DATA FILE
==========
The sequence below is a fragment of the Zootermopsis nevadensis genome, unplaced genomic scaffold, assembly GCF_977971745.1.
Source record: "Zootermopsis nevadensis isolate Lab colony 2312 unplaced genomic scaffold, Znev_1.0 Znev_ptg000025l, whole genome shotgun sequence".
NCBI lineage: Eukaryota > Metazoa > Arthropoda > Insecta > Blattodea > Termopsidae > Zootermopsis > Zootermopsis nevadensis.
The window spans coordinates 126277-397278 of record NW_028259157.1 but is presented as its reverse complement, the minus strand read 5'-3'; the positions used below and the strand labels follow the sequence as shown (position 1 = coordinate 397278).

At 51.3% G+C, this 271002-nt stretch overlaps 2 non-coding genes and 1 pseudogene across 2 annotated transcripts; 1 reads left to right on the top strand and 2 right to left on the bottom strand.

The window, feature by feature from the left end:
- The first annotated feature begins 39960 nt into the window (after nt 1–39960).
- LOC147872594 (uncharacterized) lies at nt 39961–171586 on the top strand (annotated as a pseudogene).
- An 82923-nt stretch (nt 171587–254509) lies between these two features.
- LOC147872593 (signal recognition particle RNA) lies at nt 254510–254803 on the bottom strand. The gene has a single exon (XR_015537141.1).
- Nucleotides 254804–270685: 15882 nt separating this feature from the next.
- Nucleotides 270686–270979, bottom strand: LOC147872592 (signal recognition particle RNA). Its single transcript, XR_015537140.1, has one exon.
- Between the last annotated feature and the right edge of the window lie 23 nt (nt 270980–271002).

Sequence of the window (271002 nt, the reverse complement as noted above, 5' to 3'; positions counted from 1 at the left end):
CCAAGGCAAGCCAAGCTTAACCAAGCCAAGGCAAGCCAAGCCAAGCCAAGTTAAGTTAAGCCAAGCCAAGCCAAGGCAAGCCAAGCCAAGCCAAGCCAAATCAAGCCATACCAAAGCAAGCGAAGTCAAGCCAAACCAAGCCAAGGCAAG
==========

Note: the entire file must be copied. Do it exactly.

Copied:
The sequence below is a fragment of the Zootermopsis nevadensis genome, unplaced genomic scaffold, assembly GCF_977971745.1.
Source record: "Zootermopsis nevadensis isolate Lab colony 2312 unplaced genomic scaffold, Znev_1.0 Znev_ptg000025l, whole genome shotgun sequence".
NCBI lineage: Eukaryota > Metazoa > Arthropoda > Insecta > Blattodea > Termopsidae > Zootermopsis > Zootermopsis nevadensis.
The window spans coordinates 126277-397278 of record NW_028259157.1 but is presented as its reverse complement, the minus strand read 5'-3'; the positions used below and the strand labels follow the sequence as shown (position 1 = coordinate 397278).

At 51.3% G+C, this 271002-nt stretch overlaps 2 non-coding genes and 1 pseudogene across 2 annotated transcripts; 1 reads left to right on the top strand and 2 right to left on the bottom strand.

The window, feature by feature from the left end:
- The first annotated feature begins 39960 nt into the window (after nt 1–39960).
- LOC147872594 (uncharacterized) lies at nt 39961–171586 on the top strand (annotated as a pseudogene).
- An 82923-nt stretch (nt 171587–254509) lies between these two features.
- LOC147872593 (signal recognition particle RNA) lies at nt 254510–254803 on the bottom strand. The gene has a single exon (XR_015537141.1).
- Nucleotides 254804–270685: 15882 nt separating this feature from the next.
- Nucleotides 270686–270979, bottom strand: LOC147872592 (signal recognition particle RNA). Its single transcript, XR_015537140.1, has one exon.
- Between the last annotated feature and the right edge of the window lie 23 nt (nt 270980–271002).

Sequence of the window (271002 nt, the reverse complement as noted above, 5' to 3'; positions counted from 1 at the left end):
CCAAGGCAAGCCAAGCTTAACCAAGCCAAGGCAAGCCAAGCCAAGCCAAGTTAAGTTAAGCCAAGCCAAGCCAAGGCAAGCCAAGCCAAGCCAAGCCAAATCAAGCCATACCAAAGCAAGCGAAGTCAAGCCAAACCAAGCCAAGGCAAG